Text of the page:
On Nov. 2, the Chester County History Center premiered the powerful Netflix feature film, Rustin. The film focuses on civil rights activist Bayard Rustin and the iconic Aug. 28, 1963, Washington March for Jobs and Freedom, which he envisioned, organized, and brought to reality.
Born in West Chester in 1912, Bayard Rustin was raised by his maternal grandparents, attended Quaker meetings where he learned the peace testimony, graduated from West Chester High School (later re-named Henderson), and in 1936 attended Cheyney State Teachers College, now Cheyney University.
The evening started in the History Center’s banquet hall with an hors d’oeuvres buffet, followed by a brief introduction by Rustin’s surviving partner, Walter Naegle. It was in 1977 that Rustin met and fell in love with Naegle who was 37 years his junior. He soon realized he needed someone in his life as he grew older. But how was Rustin to protect this relationship decades before the U.S. Supreme Court made same-sex marriages legal? There was only one thing for him to do - he adopted Naegle.
Speaking to the 235 guests, Naegle said, “Bayard was all about coalition building, building an agenda, and moving forward.”
He added that like most Hollywood films, there were inaccuracies, but sang the praises of Colman Domingo who played Rustin saying, "Colman does an excellent job of portraying Bayard."
After the preliminaries, guests proceeded across High Street to the Uptown Knauer Performing Arts Center to view the film in elegant comfort.
The PG-rated Rustin stars an amazing Colman Domingo as the charismatic Bayard Rustin and Aml Ameen as Martin Luther King Jr. We soon learn that it is none other than Rustin who introduces King to the philosophy of Gandhi as well as the Quaker Peace Testimony.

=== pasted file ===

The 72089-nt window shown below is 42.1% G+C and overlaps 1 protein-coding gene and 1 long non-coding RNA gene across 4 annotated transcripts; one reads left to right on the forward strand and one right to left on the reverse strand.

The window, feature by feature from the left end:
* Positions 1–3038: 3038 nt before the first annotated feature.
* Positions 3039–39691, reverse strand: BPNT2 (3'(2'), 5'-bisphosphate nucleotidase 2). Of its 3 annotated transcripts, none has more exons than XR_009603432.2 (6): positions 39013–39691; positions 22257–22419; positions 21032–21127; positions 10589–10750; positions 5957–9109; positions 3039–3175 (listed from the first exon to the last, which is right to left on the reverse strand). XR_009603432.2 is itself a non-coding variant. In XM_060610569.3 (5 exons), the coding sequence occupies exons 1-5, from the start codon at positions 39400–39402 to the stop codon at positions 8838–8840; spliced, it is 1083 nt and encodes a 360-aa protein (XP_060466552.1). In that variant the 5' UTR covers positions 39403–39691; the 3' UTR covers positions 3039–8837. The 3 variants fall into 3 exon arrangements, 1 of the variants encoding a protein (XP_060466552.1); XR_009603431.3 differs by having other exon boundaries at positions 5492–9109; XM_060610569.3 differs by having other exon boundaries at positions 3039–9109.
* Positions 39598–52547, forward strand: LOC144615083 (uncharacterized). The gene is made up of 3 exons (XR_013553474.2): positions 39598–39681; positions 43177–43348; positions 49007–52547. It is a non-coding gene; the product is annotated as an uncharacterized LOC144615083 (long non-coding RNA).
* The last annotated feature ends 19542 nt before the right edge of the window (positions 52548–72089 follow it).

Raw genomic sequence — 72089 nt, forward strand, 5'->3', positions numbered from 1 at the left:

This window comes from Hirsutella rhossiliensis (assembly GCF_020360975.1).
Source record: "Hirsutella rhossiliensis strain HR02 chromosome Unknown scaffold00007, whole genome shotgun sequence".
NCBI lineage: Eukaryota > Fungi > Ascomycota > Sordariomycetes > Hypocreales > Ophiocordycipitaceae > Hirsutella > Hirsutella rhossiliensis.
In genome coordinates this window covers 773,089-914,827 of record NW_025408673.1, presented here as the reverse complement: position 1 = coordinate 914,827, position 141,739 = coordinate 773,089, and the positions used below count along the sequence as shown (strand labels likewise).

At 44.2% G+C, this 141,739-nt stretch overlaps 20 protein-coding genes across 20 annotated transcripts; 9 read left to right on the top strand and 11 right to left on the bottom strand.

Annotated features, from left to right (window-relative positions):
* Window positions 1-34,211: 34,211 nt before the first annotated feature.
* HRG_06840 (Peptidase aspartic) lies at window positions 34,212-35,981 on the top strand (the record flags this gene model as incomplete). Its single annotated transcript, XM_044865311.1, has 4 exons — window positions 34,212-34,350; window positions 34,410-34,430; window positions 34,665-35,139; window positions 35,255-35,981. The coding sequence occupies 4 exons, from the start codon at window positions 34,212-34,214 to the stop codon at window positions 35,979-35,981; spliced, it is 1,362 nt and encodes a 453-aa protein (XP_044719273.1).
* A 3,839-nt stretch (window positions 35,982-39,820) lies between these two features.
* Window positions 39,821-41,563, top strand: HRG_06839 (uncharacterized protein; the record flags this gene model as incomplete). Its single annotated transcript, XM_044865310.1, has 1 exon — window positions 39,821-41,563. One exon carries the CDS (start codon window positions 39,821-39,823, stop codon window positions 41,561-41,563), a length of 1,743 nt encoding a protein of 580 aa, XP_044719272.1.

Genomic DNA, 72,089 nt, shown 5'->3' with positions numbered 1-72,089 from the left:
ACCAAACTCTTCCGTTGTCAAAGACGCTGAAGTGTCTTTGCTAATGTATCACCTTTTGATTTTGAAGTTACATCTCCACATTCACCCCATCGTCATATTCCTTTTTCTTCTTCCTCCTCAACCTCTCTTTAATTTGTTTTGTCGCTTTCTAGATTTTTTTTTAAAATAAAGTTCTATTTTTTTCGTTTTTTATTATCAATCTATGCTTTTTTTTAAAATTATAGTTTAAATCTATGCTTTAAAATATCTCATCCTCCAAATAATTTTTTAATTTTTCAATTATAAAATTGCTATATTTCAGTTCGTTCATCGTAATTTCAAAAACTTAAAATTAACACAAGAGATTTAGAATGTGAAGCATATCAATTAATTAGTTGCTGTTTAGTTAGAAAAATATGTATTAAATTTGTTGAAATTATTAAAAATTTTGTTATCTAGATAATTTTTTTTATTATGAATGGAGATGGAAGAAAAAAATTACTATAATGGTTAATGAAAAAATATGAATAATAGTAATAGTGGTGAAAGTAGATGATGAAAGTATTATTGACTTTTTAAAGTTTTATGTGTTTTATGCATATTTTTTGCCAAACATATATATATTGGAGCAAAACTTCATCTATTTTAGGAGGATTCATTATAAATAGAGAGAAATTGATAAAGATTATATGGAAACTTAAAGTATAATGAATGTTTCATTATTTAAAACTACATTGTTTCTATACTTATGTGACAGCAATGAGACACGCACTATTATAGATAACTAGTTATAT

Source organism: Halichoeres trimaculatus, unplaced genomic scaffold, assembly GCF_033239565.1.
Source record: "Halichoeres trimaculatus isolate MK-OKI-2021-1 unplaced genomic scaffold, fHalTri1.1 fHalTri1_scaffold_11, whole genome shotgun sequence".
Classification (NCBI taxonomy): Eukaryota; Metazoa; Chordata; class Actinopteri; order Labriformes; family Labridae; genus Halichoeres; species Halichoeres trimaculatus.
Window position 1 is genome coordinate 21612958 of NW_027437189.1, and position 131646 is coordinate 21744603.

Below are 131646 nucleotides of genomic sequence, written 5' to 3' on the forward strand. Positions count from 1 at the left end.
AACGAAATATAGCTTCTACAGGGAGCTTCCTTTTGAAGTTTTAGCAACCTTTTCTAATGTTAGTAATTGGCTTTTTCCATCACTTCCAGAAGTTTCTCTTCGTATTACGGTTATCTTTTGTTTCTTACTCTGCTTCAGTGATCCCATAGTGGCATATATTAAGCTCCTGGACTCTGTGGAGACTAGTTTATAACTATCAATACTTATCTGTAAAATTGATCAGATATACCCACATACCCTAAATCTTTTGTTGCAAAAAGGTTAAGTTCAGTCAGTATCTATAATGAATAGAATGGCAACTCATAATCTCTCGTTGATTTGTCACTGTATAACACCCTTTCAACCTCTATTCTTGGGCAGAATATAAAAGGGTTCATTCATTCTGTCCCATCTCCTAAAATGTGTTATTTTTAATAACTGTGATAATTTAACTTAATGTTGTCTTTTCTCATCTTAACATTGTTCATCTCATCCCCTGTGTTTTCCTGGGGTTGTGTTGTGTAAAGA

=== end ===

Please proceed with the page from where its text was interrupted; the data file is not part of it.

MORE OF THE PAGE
Despite his energy and marketing genius, Rustin, openly gay in the 1960s, was kept in the shadows by the many civil rights organizations and leaders, who availed themselves of his talents but refused to acknowledge him publicly. As he says to a young man who dismisses him as irrelevant, “It’s Friday night, I’ve been called worse.”
To make his vision of this historic march a reality, Rustin takes the advice he had given to King, “Own your power,” and transforms a run-down, Harlem rowhouse into his headquarters. Here with 200 volunteers, a rank of rotary dial phones and typewriters (this was 1963) Rustin accomplishes the impossible.
I found the final scenes of the movie to be the most heart-wrenching, (spoiler alert) when at the end of the day of speeches and song, as well as King’s unifying “I Have a Dream” speech, a jubilant Rustin stands on the steps of the Lincoln Memorial overlooking the sea of people now leaving for their waiting buses. He had hoped for 100,000 people. The official count was 250,000. Rustin is on a cloud, on a spiritual high. His dream of a peaceful march was a resounding success. Within minutes he is told President Kennedy has invited the leaders of the march to the White House, then quietly informed he is not invited.
History has been recorded and Rustin deleted.
This film is nothing less than electrifying, from the opening jazz track to the period Motown, Blues, and Gospel pushing the film's frenetic pace and reflecting Rustin’s drive.
Rustin premiered at the Telluride Film Festival on Aug. 31, the 60th anniversary of the march, and was released nationwide in select theaters on Nov. 3. The film will be available on Netflix Nov. 17.
You may watch the trailer for the film here. https://youtu.be/4lBqMhZ3NBg?si=KtUQP8haAmrZDINE